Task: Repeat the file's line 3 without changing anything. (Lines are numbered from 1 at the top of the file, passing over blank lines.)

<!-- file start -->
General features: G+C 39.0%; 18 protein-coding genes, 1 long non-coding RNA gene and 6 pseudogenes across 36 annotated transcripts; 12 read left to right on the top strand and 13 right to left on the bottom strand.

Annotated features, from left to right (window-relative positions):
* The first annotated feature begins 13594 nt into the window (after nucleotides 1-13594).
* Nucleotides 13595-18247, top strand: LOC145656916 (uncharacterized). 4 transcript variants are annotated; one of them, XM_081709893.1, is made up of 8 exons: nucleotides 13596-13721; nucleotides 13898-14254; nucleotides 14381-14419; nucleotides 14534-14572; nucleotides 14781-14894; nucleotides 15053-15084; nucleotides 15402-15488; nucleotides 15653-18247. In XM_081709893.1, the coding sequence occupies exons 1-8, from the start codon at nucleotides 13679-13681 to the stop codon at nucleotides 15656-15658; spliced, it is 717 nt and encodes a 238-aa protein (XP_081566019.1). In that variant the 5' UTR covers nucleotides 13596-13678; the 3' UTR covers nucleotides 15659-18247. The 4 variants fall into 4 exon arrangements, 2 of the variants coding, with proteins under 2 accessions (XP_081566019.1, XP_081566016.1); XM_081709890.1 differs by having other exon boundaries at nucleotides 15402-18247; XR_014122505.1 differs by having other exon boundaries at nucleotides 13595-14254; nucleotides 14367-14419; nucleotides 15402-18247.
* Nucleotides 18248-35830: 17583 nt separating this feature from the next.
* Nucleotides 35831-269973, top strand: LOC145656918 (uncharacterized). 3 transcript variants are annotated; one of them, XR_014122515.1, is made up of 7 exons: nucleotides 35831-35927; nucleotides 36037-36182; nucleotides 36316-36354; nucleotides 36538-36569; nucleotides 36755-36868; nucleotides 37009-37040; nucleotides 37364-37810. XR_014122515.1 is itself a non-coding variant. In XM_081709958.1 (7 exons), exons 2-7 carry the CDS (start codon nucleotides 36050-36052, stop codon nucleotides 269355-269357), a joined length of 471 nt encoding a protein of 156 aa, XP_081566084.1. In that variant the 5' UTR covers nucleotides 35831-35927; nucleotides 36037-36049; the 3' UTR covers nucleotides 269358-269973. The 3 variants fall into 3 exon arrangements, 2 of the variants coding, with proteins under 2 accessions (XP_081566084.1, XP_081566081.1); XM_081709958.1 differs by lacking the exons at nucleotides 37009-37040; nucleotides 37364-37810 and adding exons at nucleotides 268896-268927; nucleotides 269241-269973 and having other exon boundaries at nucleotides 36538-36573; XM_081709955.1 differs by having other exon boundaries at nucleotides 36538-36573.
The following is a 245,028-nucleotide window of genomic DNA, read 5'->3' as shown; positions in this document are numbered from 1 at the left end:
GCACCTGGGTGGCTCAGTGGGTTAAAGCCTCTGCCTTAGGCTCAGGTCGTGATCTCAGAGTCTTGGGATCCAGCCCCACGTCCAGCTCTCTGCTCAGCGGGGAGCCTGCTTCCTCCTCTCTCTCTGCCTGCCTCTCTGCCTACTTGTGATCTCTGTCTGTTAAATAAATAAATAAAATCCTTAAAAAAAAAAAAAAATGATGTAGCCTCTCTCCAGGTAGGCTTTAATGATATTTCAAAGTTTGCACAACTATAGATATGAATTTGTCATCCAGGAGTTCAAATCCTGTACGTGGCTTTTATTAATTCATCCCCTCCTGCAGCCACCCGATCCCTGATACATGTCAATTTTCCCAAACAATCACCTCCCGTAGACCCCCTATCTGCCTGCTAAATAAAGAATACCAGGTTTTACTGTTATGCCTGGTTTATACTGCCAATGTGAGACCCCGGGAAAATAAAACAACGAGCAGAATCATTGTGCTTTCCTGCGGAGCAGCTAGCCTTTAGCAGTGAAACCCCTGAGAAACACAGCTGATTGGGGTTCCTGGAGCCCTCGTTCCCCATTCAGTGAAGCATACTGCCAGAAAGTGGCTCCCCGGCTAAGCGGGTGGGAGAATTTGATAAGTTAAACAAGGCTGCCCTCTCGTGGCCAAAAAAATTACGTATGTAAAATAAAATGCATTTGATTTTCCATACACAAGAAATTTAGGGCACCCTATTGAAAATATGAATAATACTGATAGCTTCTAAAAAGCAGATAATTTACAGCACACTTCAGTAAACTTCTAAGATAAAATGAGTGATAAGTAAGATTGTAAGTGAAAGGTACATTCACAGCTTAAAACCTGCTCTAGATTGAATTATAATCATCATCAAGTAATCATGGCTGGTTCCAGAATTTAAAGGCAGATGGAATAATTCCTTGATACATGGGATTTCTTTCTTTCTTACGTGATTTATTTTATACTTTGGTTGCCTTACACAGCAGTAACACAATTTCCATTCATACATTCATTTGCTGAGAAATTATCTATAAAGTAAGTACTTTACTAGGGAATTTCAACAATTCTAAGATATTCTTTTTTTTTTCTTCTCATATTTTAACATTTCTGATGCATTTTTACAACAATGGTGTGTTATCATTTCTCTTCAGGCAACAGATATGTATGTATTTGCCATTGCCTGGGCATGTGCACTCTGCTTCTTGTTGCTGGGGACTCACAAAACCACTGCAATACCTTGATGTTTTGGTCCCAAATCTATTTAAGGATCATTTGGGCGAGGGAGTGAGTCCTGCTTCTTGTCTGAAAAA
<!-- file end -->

* The first annotated feature begins 13594 nt into the window (after nucleotides 1-13594).